Background: A number of therapies are being developed that use microvessels isolated from adipose tissue (microvascular fragments [MVFs]) to improve tissue perfusion and implant survival. Because it has been demonstrated that stem cells are associated with microvessels, the purpose of these studies was to gain further insight into the stem cells associated with MVFs to better understand their therapeutic potential. Materials and methods: Cells derived from MVF explants were compared with adipose-derived stemcells (ASCs) based on the expression of cell surface proteins for mesenchymal stemcells and their capacity for angiogenic, neurogenic, adipogenic, and osteogenic differentiation. Results: The expression of cell surface proteins for mesenchymal stem cell markers was similar between MVF-derived cells and ASCs; however, the increase in markers consistent with endothelial cells and pericytes was accompanied by an improved ability to form capillary-like networks when cultured on matrigel. MVF-derived cells had increased neuregulin, leptin, and osteopontin expression compared with ASCs when exposed to neurogenic, adipogenic, and osteogenic induction media, respectively. Conclusions: The stem cell functionality of cells derived from MVFs is retained after their isolation. This helps to explain the ability of MVFs to improve tissue perfusion and has implications for the use of MVFs as a means to deliver stem cells within their niche.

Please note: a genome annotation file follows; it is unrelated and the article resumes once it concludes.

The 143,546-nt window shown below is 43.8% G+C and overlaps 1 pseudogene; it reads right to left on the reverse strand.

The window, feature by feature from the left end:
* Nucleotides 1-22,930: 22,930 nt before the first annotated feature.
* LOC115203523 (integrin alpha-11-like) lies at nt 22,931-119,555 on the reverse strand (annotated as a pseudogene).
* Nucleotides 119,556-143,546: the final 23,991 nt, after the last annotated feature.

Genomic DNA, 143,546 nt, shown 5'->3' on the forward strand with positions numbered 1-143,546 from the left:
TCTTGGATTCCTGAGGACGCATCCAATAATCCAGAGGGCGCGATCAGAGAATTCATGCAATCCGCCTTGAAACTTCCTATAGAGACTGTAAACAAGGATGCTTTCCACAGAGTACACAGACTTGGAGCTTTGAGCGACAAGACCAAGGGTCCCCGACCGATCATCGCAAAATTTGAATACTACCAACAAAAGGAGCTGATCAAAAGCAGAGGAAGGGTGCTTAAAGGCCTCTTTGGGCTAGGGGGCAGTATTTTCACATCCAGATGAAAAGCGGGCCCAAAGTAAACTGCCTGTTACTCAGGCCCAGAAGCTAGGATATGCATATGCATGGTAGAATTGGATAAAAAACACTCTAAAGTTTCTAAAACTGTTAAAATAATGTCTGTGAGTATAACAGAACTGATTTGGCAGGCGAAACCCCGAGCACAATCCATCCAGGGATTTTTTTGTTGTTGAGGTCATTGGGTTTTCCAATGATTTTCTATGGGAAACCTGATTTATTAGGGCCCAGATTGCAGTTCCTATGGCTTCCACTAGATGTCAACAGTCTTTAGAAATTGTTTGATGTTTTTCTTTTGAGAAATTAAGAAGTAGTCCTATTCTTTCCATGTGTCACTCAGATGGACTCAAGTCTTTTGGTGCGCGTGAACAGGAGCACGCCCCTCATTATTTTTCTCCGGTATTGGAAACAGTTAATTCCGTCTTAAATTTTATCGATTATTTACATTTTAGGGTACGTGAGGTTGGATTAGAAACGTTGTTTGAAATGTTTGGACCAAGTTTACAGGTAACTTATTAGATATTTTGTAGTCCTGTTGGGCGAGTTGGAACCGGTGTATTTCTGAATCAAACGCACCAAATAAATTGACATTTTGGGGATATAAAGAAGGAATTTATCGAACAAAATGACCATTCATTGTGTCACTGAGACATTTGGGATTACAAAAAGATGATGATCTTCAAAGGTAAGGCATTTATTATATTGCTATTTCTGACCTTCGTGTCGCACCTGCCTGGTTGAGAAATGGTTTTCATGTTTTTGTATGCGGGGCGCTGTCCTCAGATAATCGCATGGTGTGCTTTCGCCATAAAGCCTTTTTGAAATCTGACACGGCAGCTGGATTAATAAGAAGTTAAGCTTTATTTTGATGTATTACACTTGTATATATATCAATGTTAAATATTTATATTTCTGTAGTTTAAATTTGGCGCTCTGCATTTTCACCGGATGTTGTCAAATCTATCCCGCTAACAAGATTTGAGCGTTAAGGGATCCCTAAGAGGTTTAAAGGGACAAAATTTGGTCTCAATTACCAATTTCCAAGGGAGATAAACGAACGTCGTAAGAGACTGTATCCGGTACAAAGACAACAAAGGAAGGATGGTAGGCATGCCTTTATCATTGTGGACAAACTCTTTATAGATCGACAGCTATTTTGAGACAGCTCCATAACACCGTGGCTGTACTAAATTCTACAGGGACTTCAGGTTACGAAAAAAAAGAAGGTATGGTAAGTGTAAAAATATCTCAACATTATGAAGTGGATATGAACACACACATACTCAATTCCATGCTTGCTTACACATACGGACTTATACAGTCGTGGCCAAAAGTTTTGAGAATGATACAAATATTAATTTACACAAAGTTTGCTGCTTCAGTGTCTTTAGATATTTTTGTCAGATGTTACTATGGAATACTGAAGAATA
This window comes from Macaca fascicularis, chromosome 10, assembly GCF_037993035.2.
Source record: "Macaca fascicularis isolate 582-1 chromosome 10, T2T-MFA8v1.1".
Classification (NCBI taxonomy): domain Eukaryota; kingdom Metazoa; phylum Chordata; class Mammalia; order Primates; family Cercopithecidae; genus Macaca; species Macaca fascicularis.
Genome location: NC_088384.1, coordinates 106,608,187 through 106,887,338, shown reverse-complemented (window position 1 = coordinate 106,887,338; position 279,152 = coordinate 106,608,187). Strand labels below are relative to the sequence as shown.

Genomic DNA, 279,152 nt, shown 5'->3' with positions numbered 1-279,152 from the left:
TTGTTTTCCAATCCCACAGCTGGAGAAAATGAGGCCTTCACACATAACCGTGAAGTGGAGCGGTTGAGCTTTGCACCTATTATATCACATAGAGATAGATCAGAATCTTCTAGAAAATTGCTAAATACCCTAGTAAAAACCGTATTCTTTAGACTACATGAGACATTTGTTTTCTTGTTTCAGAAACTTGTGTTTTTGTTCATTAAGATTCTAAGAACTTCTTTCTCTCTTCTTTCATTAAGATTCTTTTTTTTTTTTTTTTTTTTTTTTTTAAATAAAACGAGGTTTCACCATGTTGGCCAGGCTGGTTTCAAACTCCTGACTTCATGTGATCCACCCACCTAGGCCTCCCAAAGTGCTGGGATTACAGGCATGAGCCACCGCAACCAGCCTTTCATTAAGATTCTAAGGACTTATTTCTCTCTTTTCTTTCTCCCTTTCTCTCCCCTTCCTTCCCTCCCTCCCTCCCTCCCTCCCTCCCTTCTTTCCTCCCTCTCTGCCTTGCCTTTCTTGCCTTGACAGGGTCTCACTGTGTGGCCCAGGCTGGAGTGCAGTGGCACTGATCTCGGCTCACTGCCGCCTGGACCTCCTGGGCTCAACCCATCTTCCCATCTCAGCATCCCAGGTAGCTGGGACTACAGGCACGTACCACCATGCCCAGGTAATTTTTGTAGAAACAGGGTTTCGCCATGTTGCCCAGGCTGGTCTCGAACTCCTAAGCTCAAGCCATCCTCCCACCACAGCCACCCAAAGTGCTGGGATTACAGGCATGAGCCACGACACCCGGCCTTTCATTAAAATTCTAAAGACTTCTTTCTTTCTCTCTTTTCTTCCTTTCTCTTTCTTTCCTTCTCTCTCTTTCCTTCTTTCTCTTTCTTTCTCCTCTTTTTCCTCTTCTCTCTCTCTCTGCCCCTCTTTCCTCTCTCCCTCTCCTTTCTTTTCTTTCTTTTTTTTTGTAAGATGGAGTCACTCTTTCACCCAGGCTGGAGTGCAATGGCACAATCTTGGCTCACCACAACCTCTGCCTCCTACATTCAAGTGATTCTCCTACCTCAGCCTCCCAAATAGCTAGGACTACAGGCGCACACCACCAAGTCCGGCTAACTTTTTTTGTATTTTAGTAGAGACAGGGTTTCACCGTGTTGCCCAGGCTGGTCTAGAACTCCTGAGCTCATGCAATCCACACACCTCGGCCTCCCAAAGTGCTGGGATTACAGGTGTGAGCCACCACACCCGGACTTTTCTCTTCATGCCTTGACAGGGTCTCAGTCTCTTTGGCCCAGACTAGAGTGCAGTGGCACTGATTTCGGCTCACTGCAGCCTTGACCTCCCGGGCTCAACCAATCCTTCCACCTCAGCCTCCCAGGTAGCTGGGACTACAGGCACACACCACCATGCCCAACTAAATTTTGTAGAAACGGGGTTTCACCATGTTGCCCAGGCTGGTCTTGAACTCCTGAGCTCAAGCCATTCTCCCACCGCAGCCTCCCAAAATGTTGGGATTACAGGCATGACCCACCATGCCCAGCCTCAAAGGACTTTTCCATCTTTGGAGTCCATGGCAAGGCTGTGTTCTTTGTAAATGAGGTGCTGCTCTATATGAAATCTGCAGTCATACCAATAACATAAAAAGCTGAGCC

- Mesenchymal stem cell